These “other things” Edgar is referring to are business-friendly measures. This year’s stand-off has stretched on for months because Rauner wants the legislature to pass these measures before he will sign off on the budget, which almost certainly will include some sort of tax increase. His proposals include restrictions on workers’ compensation, curbs on civil lawsuits, a freeze on local property taxes and limits on collective bargaining for government employees. The governor also wants the legislature to send voters a constitutional amendment to impose legislative term limits and another ballot measure to leave redistricting to a citizen panel, rather than keeping it in the hands of lawmakers.
Many of the ideas come straight from the playbook of the business community, which Todd Maisch, president and CEO of the Illinois Chamber of Commerce, says is no accident. “In my opinion,” Maisch says, “we consider Rauner part of the business community. There is very little daylight, if any, between the governor and us.” Maisch points out that no legislation the group has opposed has become law under Rauner. “The vast majority in the business community,” he says, “believe that, if there was a time for marked departure from the status quo, that time is now. Somebody from the outside is most likely to achieve that change.”
But Democrats have refused to budge. They see little reason to do so: Rauner’s proposals would hurt Democratic legislators and their key constituencies, especially organized labor. “It was almost as if he said, ‘Vote against your core principles, and for your reward, I’ll let you pass a tax increase,’” says Senate President John Cullerton, a Chicago Democrat. “Democrats like to spend money, but we don’t like to raise taxes any more than Republicans do. So this was dramatically backwards. This idea of holding the budget hostage didn’t work.”
Illinois Senate President John Cullerton (AP)
Republicans, of course, see things differently. Rep. Jim Durkin, the House Republican leader, says Democrats should have “learned their lesson” from passing a budget last year with a $1.5 billion deficit, which Rauner had to address as soon as he became governor. The revenue shortfall in this year’s budget has the same root cause, the expiration of a temporary income tax last January. But Democrats this year sent the governor a budget without major cuts or an increase in revenue. “They sent him a $4 billion unbalanced budget, and they’re trying to say it’s his fault. It’s absurd,” Durkin says. “Democrats are unwilling to negotiate. They’ve walked away from the negotiation table.”
The temporary tax increase Democrats passed four years ago did not help the state economy and did not address Illinois’ recurring budget problems, Durkin says, because the new revenue went entirely to cover steeply rising pension payments. “They sold a tax increase under false pretenses. Now they want a tax increase, no strings attached. Neither the public nor I are going to let that happen,” he says. “Our votes are not going to be taken for granted anymore.”
Rauner, though, seems more interested in curbing the power of labor unions than in passing a state budget. He has often tied budget and labor issues together. For example, the governor insisted that any freeze on local property taxes include restrictions on collective bargaining for local government employees. He threatened to veto a proposal by his personal friend, Mayor Rahm Emanuel of Chicago, that would have softened the blow of property tax increases there, because labor-related changes were not included.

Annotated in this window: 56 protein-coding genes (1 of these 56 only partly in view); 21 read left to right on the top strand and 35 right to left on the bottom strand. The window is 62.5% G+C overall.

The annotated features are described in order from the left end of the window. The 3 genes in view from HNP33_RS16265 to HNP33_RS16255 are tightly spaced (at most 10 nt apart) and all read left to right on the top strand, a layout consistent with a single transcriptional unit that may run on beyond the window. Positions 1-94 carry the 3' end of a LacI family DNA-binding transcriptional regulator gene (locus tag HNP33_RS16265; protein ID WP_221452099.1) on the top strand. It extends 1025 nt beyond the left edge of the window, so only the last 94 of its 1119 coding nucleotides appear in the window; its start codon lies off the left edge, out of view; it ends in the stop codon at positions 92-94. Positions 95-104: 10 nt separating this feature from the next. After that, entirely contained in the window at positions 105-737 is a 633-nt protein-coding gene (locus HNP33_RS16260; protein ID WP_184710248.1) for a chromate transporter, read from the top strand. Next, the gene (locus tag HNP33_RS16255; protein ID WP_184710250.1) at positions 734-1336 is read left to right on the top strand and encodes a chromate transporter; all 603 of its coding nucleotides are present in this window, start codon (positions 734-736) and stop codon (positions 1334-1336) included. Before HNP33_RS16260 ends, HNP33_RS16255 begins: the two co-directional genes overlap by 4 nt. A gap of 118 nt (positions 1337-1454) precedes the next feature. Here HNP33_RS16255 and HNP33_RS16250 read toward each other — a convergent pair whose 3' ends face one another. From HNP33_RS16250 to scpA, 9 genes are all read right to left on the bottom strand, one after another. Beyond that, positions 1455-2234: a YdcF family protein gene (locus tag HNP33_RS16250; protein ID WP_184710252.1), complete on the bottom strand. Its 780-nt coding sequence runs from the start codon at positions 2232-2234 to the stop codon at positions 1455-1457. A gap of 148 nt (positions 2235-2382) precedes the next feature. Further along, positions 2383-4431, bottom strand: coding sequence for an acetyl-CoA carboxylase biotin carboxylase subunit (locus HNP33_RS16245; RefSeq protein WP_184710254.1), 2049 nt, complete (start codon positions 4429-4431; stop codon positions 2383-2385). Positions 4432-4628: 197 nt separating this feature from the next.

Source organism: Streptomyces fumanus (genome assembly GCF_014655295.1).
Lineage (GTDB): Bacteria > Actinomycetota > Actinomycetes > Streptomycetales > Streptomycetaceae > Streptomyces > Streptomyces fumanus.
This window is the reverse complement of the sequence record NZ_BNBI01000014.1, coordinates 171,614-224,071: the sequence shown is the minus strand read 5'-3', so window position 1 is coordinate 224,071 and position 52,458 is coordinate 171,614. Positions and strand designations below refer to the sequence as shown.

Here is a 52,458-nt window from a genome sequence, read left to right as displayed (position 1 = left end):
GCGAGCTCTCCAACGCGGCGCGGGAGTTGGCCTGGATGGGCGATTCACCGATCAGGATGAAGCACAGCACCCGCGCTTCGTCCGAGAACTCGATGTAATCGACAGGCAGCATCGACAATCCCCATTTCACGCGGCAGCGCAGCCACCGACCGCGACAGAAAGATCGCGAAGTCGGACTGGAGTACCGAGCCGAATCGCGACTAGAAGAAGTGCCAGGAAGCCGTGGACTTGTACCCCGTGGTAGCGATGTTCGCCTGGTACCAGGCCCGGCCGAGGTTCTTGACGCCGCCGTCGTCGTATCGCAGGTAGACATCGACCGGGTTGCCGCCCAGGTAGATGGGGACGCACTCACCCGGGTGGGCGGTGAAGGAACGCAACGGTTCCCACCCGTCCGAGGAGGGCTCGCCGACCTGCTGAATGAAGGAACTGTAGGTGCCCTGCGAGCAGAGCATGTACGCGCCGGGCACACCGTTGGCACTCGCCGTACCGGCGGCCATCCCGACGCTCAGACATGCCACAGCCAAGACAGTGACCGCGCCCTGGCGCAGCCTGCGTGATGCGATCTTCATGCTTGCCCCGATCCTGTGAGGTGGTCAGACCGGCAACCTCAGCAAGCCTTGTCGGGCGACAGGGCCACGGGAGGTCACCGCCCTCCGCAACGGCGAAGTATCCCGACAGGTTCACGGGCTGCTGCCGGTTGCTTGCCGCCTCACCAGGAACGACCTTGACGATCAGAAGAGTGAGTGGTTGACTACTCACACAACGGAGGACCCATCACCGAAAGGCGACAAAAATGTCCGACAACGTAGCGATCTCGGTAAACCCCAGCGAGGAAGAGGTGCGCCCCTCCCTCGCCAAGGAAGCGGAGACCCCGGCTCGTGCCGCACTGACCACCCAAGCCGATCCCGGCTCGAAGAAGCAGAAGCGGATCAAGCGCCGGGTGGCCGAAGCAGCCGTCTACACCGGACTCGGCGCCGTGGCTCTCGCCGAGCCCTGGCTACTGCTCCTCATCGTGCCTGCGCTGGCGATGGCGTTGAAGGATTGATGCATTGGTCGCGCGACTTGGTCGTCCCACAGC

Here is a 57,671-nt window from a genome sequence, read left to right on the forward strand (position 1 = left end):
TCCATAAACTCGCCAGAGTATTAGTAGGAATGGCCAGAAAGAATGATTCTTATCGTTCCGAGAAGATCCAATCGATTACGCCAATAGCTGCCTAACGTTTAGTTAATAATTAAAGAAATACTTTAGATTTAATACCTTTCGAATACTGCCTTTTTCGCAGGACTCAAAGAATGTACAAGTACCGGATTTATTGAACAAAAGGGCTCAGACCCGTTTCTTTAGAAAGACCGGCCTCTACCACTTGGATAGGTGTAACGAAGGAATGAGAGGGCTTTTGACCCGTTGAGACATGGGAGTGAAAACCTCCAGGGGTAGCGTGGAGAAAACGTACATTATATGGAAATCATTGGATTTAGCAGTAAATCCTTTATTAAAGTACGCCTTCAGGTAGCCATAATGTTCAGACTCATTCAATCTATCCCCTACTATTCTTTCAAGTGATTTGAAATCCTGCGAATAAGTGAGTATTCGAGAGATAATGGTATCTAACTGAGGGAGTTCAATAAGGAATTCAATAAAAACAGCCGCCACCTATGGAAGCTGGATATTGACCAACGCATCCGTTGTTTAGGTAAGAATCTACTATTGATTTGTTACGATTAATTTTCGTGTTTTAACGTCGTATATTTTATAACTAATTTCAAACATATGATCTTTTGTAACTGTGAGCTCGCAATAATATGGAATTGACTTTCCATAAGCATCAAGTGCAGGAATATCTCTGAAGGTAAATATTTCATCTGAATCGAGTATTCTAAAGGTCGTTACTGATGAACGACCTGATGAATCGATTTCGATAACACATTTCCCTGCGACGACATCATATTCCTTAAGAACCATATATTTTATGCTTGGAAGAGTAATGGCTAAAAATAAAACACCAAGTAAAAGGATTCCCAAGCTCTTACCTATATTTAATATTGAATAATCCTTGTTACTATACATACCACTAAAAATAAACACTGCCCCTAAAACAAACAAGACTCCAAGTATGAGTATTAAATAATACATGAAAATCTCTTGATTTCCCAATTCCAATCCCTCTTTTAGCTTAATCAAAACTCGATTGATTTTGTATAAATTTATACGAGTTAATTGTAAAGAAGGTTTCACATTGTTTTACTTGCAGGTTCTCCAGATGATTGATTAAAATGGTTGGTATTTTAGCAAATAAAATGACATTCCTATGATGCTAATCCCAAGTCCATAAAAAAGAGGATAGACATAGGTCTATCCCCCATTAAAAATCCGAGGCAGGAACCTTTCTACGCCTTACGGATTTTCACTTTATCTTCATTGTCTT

The Republican governor’s fervent stance against unions has transformed labor rights into a partisan issue in a state where unions traditionally have had allies on both sides of the aisle. Unions still predominantly support Democratic candidates, but Republican areas downstate have considerable pockets of unionized teachers, university workers, prison guards and other state employees. In fact, Rauner nearly lost the Republican primary for governor last year to a candidate backed by unions.
“He’s obsessed with unions, absolutely obsessed,” says Cullerton. “He hates unions with a passion. He believes that unions are the cause of all problems in government, local and state. The fact of the matter is, one of the reasons we have higher salaries in Illinois is because of unions. We have a higher minimum wage, because we think the middle class should make some money.”
In his first state of the state address, Rauner called for letting local governments limit the topics their employees could address during collective bargaining; allowing localities to institute union-busting “right-to-work” zones for all employers; and barring unions from contributing to political campaigns. “Our agenda must be about empowerment, about empowering the people of Illinois to control their futures,” he said.
A few weeks later, Rauner went a step further. He issued an executive order barring state agencies from collecting agency fees -- the “fair-share” fees nonunion employees pay to unions to cover the cost of collective bargaining -- from state workers. That effort is now tied up in court, and Rauner is no longer a party to the case. But the move showed that the governor was eager to take on unions in a very direct way. He called the fees a “critical cog in the corrupt bargain that is crushing taxpayers,” saying they helped finance union-friendly wage and pension packages that contributed to the state’s massive debt. A ban on agency fees could cripple state employee labor unions. In the two years after Wisconsin enacted similar changes for teachers, membership in those unions dropped 30 percent.